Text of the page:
I Grew Up in Latvia

I Grew Up in Latvia, by Zigrid Vidners

A while back, I was at the public library and saw this book in a display of local authors.  "I could use a Latvia book for the Read Around the Whole World project!" I thought, and so here I am with a nice memoir.  It's the first of two, and covers Zigrid Vidners' life until 1944, when at the age of 18 she had to leave her Latvian homeland.  The next one talks about her subsequent experiences in a German village, refugee camp, and then England and America.  Vidners retired to my own town, which is how I know about the books at all.

Vidners describes her early childhood and surroundings with a lot of love.  She lived in Riga much of the time, with her father an officer in the Latvian army, but his real dream was to run the family farm where grandparents already lived, so summers were spent there and after a while they lived there full-time.  After the move, Vidners would go to live with an aunt during the school year.

Mother Latvia!
During her childhood years, Latvia had at last achieved independence and was thrilled about it, having spent more years in empires than it had been independent.  There were statues of Mother Latvia, and folksongs and folk art were a treasured cultural heritage.  Then the Russians invaded and simply took over, imposing communism on an unwilling populace.  Vidners writes nostalgically about the naive and stubborn resistance she and her school friends showed; they were at the perfect age to think of it as both a real way to fight a little bit, and as a game.  They soon learned that the game had serious rules, though, and Vidners' own family was in danger, as being both military and a bit bourgeois.  They were due to disappear, except the Germans invaded instead.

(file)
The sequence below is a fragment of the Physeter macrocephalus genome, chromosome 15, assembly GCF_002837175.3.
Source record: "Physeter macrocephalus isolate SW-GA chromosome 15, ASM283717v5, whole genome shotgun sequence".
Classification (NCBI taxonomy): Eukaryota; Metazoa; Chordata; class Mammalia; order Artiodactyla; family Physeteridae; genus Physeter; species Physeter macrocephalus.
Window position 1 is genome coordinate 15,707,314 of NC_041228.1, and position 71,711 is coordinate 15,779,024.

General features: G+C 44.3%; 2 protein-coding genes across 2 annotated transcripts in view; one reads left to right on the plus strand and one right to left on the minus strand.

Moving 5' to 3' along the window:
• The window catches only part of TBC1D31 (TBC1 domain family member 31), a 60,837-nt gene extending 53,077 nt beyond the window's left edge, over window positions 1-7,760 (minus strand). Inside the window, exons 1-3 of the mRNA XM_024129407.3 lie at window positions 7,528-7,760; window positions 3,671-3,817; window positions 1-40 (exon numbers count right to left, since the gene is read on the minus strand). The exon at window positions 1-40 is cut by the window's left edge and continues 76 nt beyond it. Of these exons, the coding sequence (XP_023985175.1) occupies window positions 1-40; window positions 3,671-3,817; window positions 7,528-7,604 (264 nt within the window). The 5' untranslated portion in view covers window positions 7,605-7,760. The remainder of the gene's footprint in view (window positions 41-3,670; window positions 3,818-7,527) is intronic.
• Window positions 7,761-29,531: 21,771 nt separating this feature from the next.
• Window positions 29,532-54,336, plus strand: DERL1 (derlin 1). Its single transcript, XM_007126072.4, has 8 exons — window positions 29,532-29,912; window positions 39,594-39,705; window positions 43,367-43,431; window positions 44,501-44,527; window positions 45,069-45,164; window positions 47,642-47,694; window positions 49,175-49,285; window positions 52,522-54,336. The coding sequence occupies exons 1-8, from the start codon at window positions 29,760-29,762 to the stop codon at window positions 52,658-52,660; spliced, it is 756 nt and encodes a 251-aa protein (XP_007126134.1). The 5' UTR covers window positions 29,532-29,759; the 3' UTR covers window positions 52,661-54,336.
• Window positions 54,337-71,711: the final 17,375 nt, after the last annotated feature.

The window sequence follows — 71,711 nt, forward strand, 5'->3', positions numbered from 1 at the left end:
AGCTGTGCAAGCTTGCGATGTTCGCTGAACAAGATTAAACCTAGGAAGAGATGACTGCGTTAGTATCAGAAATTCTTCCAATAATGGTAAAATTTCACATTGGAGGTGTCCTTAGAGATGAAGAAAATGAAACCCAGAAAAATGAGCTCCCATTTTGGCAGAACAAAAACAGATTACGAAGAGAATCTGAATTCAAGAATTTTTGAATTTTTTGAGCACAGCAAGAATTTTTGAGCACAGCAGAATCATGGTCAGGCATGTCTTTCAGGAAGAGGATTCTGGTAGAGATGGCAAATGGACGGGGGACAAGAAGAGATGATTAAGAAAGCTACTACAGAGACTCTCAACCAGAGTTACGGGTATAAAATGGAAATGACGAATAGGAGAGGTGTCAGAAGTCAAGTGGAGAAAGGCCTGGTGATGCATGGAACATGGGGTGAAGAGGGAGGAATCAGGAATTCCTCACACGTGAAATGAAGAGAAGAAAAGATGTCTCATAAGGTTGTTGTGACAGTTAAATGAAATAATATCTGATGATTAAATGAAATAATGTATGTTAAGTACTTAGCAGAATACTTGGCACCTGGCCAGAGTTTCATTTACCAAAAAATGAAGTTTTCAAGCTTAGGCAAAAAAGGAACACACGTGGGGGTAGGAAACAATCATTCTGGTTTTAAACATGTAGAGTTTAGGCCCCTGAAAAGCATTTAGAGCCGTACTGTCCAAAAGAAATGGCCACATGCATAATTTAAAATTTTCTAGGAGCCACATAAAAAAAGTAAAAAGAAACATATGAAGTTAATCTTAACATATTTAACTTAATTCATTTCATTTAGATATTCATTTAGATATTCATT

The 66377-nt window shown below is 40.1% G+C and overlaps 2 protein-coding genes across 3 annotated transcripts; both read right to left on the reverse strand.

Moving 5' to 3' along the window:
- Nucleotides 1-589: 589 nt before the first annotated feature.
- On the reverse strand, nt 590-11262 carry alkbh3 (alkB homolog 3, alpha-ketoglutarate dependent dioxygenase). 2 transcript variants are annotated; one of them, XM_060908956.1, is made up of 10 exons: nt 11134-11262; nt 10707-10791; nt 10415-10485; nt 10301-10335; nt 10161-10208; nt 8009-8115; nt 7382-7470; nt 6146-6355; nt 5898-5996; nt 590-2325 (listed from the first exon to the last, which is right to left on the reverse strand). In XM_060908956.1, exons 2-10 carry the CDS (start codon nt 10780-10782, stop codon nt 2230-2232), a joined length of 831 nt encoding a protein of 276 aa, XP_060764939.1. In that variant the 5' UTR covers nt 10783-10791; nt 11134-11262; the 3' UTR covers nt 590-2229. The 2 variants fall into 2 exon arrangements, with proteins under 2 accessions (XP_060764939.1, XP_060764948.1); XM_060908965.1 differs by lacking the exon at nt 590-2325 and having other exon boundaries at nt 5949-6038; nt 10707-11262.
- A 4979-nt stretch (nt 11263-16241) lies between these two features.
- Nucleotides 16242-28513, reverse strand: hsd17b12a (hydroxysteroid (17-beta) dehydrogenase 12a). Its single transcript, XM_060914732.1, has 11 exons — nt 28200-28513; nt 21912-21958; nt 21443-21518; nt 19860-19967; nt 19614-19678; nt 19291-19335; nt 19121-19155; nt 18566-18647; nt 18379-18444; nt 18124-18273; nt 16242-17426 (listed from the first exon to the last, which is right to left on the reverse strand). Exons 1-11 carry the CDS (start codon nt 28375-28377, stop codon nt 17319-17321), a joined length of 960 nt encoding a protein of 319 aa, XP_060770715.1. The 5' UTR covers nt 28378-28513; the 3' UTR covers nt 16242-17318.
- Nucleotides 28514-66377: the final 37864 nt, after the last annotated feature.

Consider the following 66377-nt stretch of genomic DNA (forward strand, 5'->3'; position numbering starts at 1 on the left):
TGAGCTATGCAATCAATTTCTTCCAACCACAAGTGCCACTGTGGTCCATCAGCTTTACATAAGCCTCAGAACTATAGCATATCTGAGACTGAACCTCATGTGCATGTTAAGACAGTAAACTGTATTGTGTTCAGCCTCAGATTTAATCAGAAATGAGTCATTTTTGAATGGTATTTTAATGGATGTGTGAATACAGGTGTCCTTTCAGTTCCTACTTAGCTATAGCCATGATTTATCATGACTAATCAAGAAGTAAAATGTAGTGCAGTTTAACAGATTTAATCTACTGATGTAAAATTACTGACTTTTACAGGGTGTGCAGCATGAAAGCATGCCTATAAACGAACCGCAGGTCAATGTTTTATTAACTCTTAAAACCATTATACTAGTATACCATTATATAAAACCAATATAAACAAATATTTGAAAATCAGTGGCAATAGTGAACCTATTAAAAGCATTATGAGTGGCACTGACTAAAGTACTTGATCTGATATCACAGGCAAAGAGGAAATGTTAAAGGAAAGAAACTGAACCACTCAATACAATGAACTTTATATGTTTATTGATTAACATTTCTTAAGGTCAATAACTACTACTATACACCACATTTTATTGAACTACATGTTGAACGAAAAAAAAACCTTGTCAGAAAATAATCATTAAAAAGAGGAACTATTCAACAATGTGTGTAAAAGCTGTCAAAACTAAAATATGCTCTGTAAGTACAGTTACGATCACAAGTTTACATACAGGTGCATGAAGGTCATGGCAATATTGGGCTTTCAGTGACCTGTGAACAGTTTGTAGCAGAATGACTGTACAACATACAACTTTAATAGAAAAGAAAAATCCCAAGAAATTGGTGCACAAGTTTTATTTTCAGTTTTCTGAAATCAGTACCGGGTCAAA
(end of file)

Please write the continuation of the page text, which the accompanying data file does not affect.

The Germans were almost welcome as deliverers from the Russians, and some Latvians were willing to enlist in the German army in hopes of keeping the Russians at bay.  All of the men and boys were drafted soon enough anyway, and pretty soon they found out that the Germans were using them as cannon fodder.  Vidners did not know it at the time and it isn't mentioned, but the Germans planned to cut the Latvian population in half.  She also never mentions the Latvian Jewish population -- by then she was at the farm full time and may not have known -- but they were all taken away.

Despite living through both Russian and German occupation, this is a memoir largely dedicated to life on a farm and a love of nature and solitude.  Vidners was fortunate to live on a fairly remote farm, thus escaping many of the hardships of the war, but I think she also downplays the dangers she experienced.  She is just matter-of-fact and undramatic about them.

Once the Russians started winning, Vidners' family had a lot to worry about.  Just as she was finding first love with a neighbor boy and becoming an independent young woman, it became imperative to flee.  The elderly grandparents refused to go; her father, older brother, and young man were in the army; so she, her mother, and her baby brother hopped a ship to Germany to become refugees.  As far as I can tell, none of the men made it out. 

The story ends with her leaving Latvia and continues in the next book, A Branch Without a Tree, which I now have from the library.  It's quite long though, and I'm not sure I'll have time to read it.  I really want to know what happens, though...


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